Towards the end of the first chapter, we see a dejected and confused Arjuna who through wrong thinking analyzes the problem and comes to conclusion that backing out of the war is a better solution.
Krishna grossly advises Arjuna to rise and give up such delusions.
“O son of Prtha, do not yield to this degrading impotence. It does not become you. Give up such petty weaknes of heart and rise, O chastiser of enemies”.
Arjuna, still in a dilemma, addresses Krishna as follows:
- How can he attack someone who is worthy of his respect?
- He would rather resort to seeking alms than kill his teachers.
A wonderful thing that can be noted here-
- In spite of Dronacharya and Bhisma not siding Arjuna in the battle, he reveres them because they are his teachers. Bhisma was bound to the throne by his word and Dronacharya because of his son, Ashwatthama.
- Arjuna doesn’t mind begging in order to sustain. This is a sign of detachment.
Arjuna totally confused and bewildered ultimately surrendered unto Krishna and sought refuge. This is where things change. Krishna and Arjuna who were friends now took roles of a guru(teacher) and student.
“Now that I am confused about my duty and have lost all composure because of miserly weakness. In this condition I am asking You to tell me for certain what is best for me. Now I am Your discipline, and a soul surrendered unto you. Please instruct me”.
A guru is a spiritual teacher. Guru is the one who dispels the darkness of spiritual ignorance and bestows spiritual knowledge upon the seeker. It is Guru who shows the path and hence is revered more than God. Now that the chords of guru-shisya relationship have been struck, the teaching can begin.
Krishna points out that all the problems of Arjuna are because of delusion caused by ignorance. Krishna gives Arjuna the instruction of performing his duty by enlightening him:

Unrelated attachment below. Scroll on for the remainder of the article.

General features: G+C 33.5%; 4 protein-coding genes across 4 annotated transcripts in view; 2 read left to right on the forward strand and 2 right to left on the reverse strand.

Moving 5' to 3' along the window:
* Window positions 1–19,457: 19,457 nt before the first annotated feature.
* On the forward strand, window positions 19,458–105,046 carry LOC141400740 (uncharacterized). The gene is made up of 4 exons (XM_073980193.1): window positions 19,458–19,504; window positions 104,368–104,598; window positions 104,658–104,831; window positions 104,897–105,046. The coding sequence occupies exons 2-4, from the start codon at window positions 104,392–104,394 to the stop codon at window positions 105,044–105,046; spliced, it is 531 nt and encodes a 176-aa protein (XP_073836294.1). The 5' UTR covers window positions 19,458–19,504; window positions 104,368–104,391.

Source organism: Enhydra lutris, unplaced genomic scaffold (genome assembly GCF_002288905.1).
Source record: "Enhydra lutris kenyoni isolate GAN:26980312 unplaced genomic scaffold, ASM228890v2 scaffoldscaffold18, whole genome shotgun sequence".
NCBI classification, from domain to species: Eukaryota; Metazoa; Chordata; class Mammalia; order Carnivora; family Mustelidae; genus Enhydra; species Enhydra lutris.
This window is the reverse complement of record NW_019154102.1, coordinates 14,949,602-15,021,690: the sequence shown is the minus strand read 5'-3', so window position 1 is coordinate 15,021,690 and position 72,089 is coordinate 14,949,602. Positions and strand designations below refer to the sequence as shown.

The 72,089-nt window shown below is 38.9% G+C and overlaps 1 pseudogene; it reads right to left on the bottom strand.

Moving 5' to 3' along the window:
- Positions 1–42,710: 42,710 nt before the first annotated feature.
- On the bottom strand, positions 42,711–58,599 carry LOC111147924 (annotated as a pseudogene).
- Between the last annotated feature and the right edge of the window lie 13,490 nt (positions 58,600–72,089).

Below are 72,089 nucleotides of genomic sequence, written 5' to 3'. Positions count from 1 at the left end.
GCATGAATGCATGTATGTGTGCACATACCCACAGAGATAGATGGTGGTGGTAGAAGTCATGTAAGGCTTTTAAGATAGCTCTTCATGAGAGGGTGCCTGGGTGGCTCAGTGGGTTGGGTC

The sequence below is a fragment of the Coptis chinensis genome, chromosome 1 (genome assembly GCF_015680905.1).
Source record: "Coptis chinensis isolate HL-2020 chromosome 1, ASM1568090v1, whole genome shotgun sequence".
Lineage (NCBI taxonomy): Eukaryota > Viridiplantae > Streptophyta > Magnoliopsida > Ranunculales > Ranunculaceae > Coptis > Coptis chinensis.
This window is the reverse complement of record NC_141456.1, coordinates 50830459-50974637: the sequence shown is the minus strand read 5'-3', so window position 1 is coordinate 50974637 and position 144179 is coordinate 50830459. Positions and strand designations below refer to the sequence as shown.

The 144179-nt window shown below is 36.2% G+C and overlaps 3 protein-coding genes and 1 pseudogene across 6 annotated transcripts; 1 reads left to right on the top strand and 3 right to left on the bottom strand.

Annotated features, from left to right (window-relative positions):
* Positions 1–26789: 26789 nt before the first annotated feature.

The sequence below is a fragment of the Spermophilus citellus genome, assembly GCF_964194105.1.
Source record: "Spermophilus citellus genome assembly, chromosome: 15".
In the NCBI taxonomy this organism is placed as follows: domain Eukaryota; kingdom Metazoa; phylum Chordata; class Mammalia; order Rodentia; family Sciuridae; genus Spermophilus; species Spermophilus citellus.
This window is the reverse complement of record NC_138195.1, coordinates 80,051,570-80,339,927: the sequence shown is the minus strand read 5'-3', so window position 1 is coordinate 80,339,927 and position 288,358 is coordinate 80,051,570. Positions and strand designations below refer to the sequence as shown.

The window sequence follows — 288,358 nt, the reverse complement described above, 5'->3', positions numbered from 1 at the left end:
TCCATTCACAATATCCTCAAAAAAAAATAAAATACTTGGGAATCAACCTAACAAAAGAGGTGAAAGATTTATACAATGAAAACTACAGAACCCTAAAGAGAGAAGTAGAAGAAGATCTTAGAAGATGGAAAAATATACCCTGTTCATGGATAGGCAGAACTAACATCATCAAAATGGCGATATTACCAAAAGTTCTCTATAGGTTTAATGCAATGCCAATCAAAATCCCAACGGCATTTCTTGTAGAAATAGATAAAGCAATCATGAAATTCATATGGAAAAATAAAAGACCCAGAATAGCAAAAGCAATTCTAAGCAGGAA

1. From the perspective of the true nature of the soul (Atma)- the soul is immortal. Ātmā is never subject to changes in spite of the changes of the body. It is neither a doer nor an enjoyer. Thus neither is anyone killing/killed.
“That which pervades the entire body you should know to be indestructible. No one is able to destroy that imperishable soul”. -BG 2.17
“The soul can never be cut to pieces by any weapon, nor burned by fire, nor moistened by water, nor withered by wind”. -BG 2.23
Even if the soul isn’t immortal, Arjuna shouldn’t lament because what is born must die. Change is the beauty of this creation. It looks malicious when our intentions are. Therefore, why should Arjuna be mournful for the physical separation from his kith and kin which is inevitable in life?
“One who has taken his birth is sure to die, and after death is sure to take birth again. Therefore, in the unavoidable discharge of your duty, you should not lament.
2. From the perspective of a Kshatriya’s duty, Arjuna can fight if it’s necessary to establish order. He must look for a solution keeping the society in mind.
“Considering your specific duty as a kshatriya, you should know that there is no better engagement for you than fighting on religious principles; and so there is no need for hesitation”.
3. From a materialistic perspective, Arjuna should not withdraw from the war. He will be called a coward by everyone and infamy is worse than death. With these as arguments, Krishna persuades Arjuna to fight.
“People will always speak of your infamy, and for a respectable person, dishonor is worse than death”.